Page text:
The Reserve Bank of Australia cut rates .25% as housing weakens and core inflation was a tame .3%, the lowest in 14 years.
I have been saying for quite some time the next move would be a cut, and here it is. I expect more, as do interest rates futures, but some others do not see it that way.
Please consider RBA rate cut sparks bank response
The Reserve Bank of Australia has cut interest rates for the first time in more than two and a half years, bringing relief to households and corporate borrowers.
The Australian central bank today lowered its key cash rate by 25 basis points to 4.5 per cent. The move reversed the increased imposed on Melbourne Cup Day last year, the most recent time the RBA has shifted rates.
More to come?
Some economists say the moderate language used in the RBA’s accompanying commentary suggest today’s move may be a one-off by the central bank for now.
“There are no hints in the statement that the RBA is considering further moves at this time,” said HSBC chief economist Paul Bloxham. “In large part it seems to be characterised as a shift back to ‘neutral’ given that the inflation concerns that the RBA had previously seemed to have dissipated.”
RBA Governor Glenn Stevens noted that recent sharp moves on financial markets were likely to drag on Australia’s economy. “The effects of the recent turmoil on confidence may result in a period of precautionary behaviour by firms and households,” he said in a statement accompanying today’s decision.
“Over the past year, the Board has maintained a mildly restrictive stance of monetary policy, in view of its concerns about inflation. With overall growth moderate, inflation now likely to be close to target and confidence subdued outside the resources sector, the Board concluded that a more neutral stance of monetary policy would now be consistent with achieving sustainable growth and 2-3 per cent inflation over time,” he said.
Last week, core inflation data – the measure watched by the RBA – slowed to 0.3 per cent in the September quarter, the weakest pace in 14 years.
Financial markets were earlier today pricing in four cuts of today’s size over the next 12 months, with three more now to come. That estimate remains little changed after the verdict.
Expect Australian Dollar to Weaken
The Australian dollar weakened from 1.10 to .94 in the “risk off” trade but soared back to 1.06 in October in the “risk on” trade. If Australian housing and retail sales weaken, and I expect both will, look for more cuts by the RBA, sooner, rather than later. In turn, rate cuts will put downward pressure on the Australian dollar.
China PMI Drops to Lowest in Almost 3 Years
Bloomberg reports China PMI Drops to Lowest in Almost 3 Years
A Chinese manufacturing index dropped to the lowest level since February 2009, bolstering the case for fiscal or monetary loosening to support the expansion of the world’s second-biggest economy.
The Purchasing Managers’ Index fell to 50.4 in October from 51.2 in September, the China Federation of Logistics and Purchasing said in a statement today. That was lower than any of 16 economist estimates in a Bloomberg News survey that had a median forecast of 51.8. A reading above 50 indicates expansion.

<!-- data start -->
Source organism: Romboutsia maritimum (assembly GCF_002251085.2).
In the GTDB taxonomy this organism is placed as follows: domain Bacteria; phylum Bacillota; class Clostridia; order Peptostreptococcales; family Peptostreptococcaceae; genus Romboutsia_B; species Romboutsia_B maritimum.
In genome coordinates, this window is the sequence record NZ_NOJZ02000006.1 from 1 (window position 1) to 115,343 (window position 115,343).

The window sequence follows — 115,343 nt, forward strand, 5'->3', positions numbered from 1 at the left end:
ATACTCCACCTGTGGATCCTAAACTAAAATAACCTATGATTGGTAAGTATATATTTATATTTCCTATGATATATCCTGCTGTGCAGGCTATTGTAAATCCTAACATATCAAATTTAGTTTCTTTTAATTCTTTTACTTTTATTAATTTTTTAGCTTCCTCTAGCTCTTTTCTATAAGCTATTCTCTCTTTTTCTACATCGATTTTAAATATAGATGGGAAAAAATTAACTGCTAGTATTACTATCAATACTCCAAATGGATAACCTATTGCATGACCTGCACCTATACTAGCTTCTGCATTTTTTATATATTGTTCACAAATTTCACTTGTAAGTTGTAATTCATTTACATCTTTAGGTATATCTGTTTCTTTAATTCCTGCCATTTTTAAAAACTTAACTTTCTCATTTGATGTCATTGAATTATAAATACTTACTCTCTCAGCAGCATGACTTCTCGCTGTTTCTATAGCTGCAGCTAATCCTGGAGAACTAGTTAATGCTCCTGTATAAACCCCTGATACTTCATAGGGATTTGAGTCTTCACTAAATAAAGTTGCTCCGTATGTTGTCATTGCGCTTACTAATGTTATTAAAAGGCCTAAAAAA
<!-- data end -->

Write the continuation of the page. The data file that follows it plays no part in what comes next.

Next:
An index of export orders contracted for the second time in three months as Europe’s failure to resolve its debt crisis dims the outlook for shipments to China’s biggest market.
Weakening PMI Suggests Weakening Commodity Prices
Exports are down because of the slowdown in both Europe and the US. Europe is clearly in recession, the US headed towards recession. Moreover, the Chinese slowdown suggests more weakness to come in commodity prices which should be good for the US dollar.
Chinese PM Pledges to ‘Firmly’ Maintain Curbs
China property stocks fell for the first time in six days in Shanghai trading after Premier Wen Jiabao doused speculation the government will ease curbs on the industry.
The government will “firmly” maintain restrictions on real estate and local authorities should continue to strictly implement its policies, Wen said according to a statement following a State Council meeting.
Treadmill to Hell
China is on “a bigger and faster treadmill” than ever as property sales slow, Jim Chanos, president and founder of $6 billion hedge fund Kynikos Associates Ltd., said in a Bloomberg Television interview from Singapore on Oct. 28.
Chanos has forecast since at least February 2010 that the property market will slump, saying that China is Dubai times a thousand and on a “treadmill to hell” because of its reliance on real estate. Property transactions in the past two months in so-called tier one, two and three cities his firm tracks are down 40 percent to 60 percent year on year, said Chanos, who predicts “the property slowdown or worse has started.”
The hedge-fund manager’s views are at odds with those of Stephen Roach, non-executive chairman of Morgan Stanley Asia, who said in New York last week that the government has had some success in deflating a housing bubble and that concerns of a hard landing are “overblown.”
Expect Property Bubble Implosion
I will side with Chanos over Roach. China’s property bubble is the largest in the world and it will crash hard. Once again, the bursting of the Chinese property bubble as well as the credit bubble suggests more weakness to come in commodity prices.
Mike “Mish” Shedlock
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